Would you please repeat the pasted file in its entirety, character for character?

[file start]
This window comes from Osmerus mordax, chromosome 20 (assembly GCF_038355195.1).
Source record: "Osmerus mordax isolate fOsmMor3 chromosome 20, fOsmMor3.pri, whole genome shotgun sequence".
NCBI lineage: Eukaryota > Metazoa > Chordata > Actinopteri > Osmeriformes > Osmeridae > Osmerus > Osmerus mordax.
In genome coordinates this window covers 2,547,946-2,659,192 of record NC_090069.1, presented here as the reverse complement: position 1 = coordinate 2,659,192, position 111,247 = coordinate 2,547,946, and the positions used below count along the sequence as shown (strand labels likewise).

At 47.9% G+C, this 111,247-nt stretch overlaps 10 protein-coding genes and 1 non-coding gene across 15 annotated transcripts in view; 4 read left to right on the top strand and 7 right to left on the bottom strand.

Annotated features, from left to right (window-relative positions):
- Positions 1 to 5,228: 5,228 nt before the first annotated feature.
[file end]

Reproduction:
This window comes from Osmerus mordax, chromosome 20 (assembly GCF_038355195.1).
Source record: "Osmerus mordax isolate fOsmMor3 chromosome 20, fOsmMor3.pri, whole genome shotgun sequence".
NCBI lineage: Eukaryota > Metazoa > Chordata > Actinopteri > Osmeriformes > Osmeridae > Osmerus > Osmerus mordax.
In genome coordinates this window covers 2,547,946-2,659,192 of record NC_090069.1, presented here as the reverse complement: position 1 = coordinate 2,659,192, position 111,247 = coordinate 2,547,946, and the positions used below count along the sequence as shown (strand labels likewise).

At 47.9% G+C, this 111,247-nt stretch overlaps 10 protein-coding genes and 1 non-coding gene across 15 annotated transcripts in view; 4 read left to right on the top strand and 7 right to left on the bottom strand.

Annotated features, from left to right (window-relative positions):
- Positions 1 to 5,228: 5,228 nt before the first annotated feature.